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I believe I've found some interesing information in the link posted by the OP. It was part of the .pdf file which showed the actual report everyone is referring to.


In July 2011, NRF polled retailers around the country to gauge the impact of multiple offender crimes. Ten percent of the 106 companies polled reported being victimized by multiple offender criminals who used flash mob tactics in the past 12 months. Half of these companies have experienced two to five incidents in the same period.


The report also makes clear that the NRF describes "multiple offender crimes" as those in which the thieves knew each other before they assembled and that "flash mobs" were created on the spot. There is no difference between them when they enter the store.

It looks like the 10% figure is not too bad, although I would like to see whether the affected sites were companies or individual stores. Either way, it's a bunch.



posted on Aug, 16 2011 @ 10:51 PM
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Originally posted by jdub297
reply to post by Open2Truth
 



The NRF report says that one in ten of multi-perpetrator crimes is a "flash mob." Not one in ten retail store locations being robbed by a flash mob.


Right. They also say 79% of retail store crimes are multi-perpetrator.

Foolow me here:

79% = .79
10% = .10

.79 X .1 = .079 (call it .08)

.08 = 8%

8% is about 1 in 12.

Why couldn't an MSM exploitation piece be expected to round-up 1 in 12 to "about 1 in 10?"

What did I miss, please?

jw




I think what the OP is getting at is that the report seemed to imply that 10% of all stores across the country had been a victim of this form of the crime whereas it was 10% of the 79% (7.9%) of the selected group of stores they polled. They could have been taking the poll at stores in well known crime hot-spots or stores that are particularly prone to crimes like these.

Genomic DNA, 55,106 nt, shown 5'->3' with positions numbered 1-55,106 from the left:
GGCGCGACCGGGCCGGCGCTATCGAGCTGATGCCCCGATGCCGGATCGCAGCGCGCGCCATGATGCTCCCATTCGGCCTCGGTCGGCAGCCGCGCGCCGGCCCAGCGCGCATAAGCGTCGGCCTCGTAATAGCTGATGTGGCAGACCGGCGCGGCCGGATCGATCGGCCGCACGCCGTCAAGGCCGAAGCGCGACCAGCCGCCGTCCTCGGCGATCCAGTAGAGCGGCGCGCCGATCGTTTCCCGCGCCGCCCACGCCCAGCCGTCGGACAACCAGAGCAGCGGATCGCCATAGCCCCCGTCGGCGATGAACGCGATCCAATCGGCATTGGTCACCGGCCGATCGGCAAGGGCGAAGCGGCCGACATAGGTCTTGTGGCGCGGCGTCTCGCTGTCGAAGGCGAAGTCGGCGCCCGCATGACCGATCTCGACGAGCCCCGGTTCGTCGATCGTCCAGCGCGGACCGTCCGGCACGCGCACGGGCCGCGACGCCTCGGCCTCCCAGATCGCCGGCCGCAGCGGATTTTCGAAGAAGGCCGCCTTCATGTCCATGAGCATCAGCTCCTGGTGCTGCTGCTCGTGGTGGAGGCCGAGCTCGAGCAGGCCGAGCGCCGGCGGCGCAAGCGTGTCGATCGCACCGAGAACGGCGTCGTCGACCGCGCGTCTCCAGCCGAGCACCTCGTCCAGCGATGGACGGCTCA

At least I think that's what the OP means.
edit on 16/8/11 by Morgil because: grammar



posted on Aug, 16 2011 @ 11:00 PM
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reply to post by Morgil
 


You are correct - thank you for the help in clarifying.

Part of the challenge is in the difference between the spoken report and a written summary. In the actual live in person report, the reporter says that the NRF has estimated that 10% of stores (presumably in the country) have been the victim of a flash mob. The statistic is so incredulous that Sawyer even exclaims "10% - really?"



posted on Aug, 16 2011 @ 11:02 PM
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What is not being said is that most of these incidents if not all are minority's and other disenfranchised youth.

Unemployment is very high in that demographic for young people.

I doubt seriously if this is taking place in small town America.

As for the MSM they are all fear-mongers. It is owned and controlled by very wealthy people,their media stars are rich just for their ability to read and look pretty.

They do not live in the same world as we do.

I am surprised anyone even watches them anymore but I know there is a large population of stupid ignorant people out there.

Diane Sawyer is as dumb as a box of rocks.

I watched her have an interview once with Steven Hawkings.

Since he has not spoken in years they submitted a list of questions to Hawkins handlers a month in advanced.

Hawkins(or someone) patiently typed out his response in to that computer he supposedly painstaking types each letter in to with his eye movements .

When they taped it, they showed Sawyer sitting there asking the question and Hawkings sitting in his wheelchair motionless while the computer voice answered the question.

Funniest most hokey interview I ever watched.

Stupid broad was carrying on a conversation with a computer.
edit on 16-8-2011 by IamJustanAmerican because: (no reason given)
edit on 16-8-2011 by IamJustanAmerican because: (no reason given)



posted on Aug, 16 2011 @ 11:05 PM
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atleast abc news reports on ufo's sometimes



posted on Aug, 16 2011 @ 11:23 PM
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jdub297 is absolutely correct!

There is nothing to think about, and the math is done. His solution of 8% is close enough to the true value of 7.9% for me to call correct. That's only a 2.1% error by ABC.

Perhaps the reporter should have said, "Approximately one in ten, or almost 10% of retail stores are affected by flash mobs". That would have been an accurate statement!

I feel the OP, and many of you, are more in err than ABC was.

See ya,
Milt
edit on 16-8-2011 by BenReclused because: Spelling